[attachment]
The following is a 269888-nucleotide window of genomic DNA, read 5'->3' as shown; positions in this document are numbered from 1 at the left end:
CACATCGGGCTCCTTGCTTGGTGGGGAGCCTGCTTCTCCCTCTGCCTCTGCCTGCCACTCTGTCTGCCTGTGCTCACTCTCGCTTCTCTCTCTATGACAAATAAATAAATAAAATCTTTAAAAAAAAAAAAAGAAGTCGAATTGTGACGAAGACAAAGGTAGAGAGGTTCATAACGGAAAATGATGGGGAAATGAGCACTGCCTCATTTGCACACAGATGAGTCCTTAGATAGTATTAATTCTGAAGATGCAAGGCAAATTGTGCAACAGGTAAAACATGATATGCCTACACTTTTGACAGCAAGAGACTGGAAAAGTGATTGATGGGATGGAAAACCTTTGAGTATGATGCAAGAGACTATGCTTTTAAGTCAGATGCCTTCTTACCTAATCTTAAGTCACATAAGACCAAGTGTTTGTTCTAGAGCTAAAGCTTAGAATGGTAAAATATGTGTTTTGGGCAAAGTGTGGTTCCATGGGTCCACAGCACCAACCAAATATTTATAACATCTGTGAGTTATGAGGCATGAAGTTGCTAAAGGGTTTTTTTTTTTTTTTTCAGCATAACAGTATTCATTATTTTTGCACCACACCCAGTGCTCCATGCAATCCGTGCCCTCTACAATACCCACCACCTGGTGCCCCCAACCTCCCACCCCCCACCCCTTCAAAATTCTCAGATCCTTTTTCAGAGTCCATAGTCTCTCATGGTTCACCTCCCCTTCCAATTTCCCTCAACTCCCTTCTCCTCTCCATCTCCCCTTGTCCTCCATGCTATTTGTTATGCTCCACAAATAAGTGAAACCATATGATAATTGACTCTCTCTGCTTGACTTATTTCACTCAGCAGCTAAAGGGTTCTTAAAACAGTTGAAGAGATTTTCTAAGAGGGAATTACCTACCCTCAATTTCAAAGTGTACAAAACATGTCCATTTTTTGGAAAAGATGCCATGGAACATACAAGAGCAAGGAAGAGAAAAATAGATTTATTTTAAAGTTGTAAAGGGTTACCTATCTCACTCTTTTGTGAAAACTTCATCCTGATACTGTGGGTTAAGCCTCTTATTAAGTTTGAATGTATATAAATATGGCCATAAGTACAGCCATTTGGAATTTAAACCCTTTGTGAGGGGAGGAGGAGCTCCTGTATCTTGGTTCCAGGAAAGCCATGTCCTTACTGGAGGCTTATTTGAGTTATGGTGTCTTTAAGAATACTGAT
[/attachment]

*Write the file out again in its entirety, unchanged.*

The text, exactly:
The following is a 269888-nucleotide window of genomic DNA, read 5'->3' as shown; positions in this document are numbered from 1 at the left end:
CACATCGGGCTCCTTGCTTGGTGGGGAGCCTGCTTCTCCCTCTGCCTCTGCCTGCCACTCTGTCTGCCTGTGCTCACTCTCGCTTCTCTCTCTATGACAAATAAATAAATAAAATCTTTAAAAAAAAAAAAAGAAGTCGAATTGTGACGAAGACAAAGGTAGAGAGGTTCATAACGGAAAATGATGGGGAAATGAGCACTGCCTCATTTGCACACAGATGAGTCCTTAGATAGTATTAATTCTGAAGATGCAAGGCAAATTGTGCAACAGGTAAAACATGATATGCCTACACTTTTGACAGCAAGAGACTGGAAAAGTGATTGATGGGATGGAAAACCTTTGAGTATGATGCAAGAGACTATGCTTTTAAGTCAGATGCCTTCTTACCTAATCTTAAGTCACATAAGACCAAGTGTTTGTTCTAGAGCTAAAGCTTAGAATGGTAAAATATGTGTTTTGGGCAAAGTGTGGTTCCATGGGTCCACAGCACCAACCAAATATTTATAACATCTGTGAGTTATGAGGCATGAAGTTGCTAAAGGGTTTTTTTTTTTTTTTTCAGCATAACAGTATTCATTATTTTTGCACCACACCCAGTGCTCCATGCAATCCGTGCCCTCTACAATACCCACCACCTGGTGCCCCCAACCTCCCACCCCCCACCCCTTCAAAATTCTCAGATCCTTTTTCAGAGTCCATAGTCTCTCATGGTTCACCTCCCCTTCCAATTTCCCTCAACTCCCTTCTCCTCTCCATCTCCCCTTGTCCTCCATGCTATTTGTTATGCTCCACAAATAAGTGAAACCATATGATAATTGACTCTCTCTGCTTGACTTATTTCACTCAGCAGCTAAAGGGTTCTTAAAACAGTTGAAGAGATTTTCTAAGAGGGAATTACCTACCCTCAATTTCAAAGTGTACAAAACATGTCCATTTTTTGGAAAAGATGCCATGGAACATACAAGAGCAAGGAAGAGAAAAATAGATTTATTTTAAAGTTGTAAAGGGTTACCTATCTCACTCTTTTGTGAAAACTTCATCCTGATACTGTGGGTTAAGCCTCTTATTAAGTTTGAATGTATATAAATATGGCCATAAGTACAGCCATTTGGAATTTAAACCCTTTGTGAGGGGAGGAGGAGCTCCTGTATCTTGGTTCCAGGAAAGCCATGTCCTTACTGGAGGCTTATTTGAGTTATGGTGTCTTTAAGAATACTGAT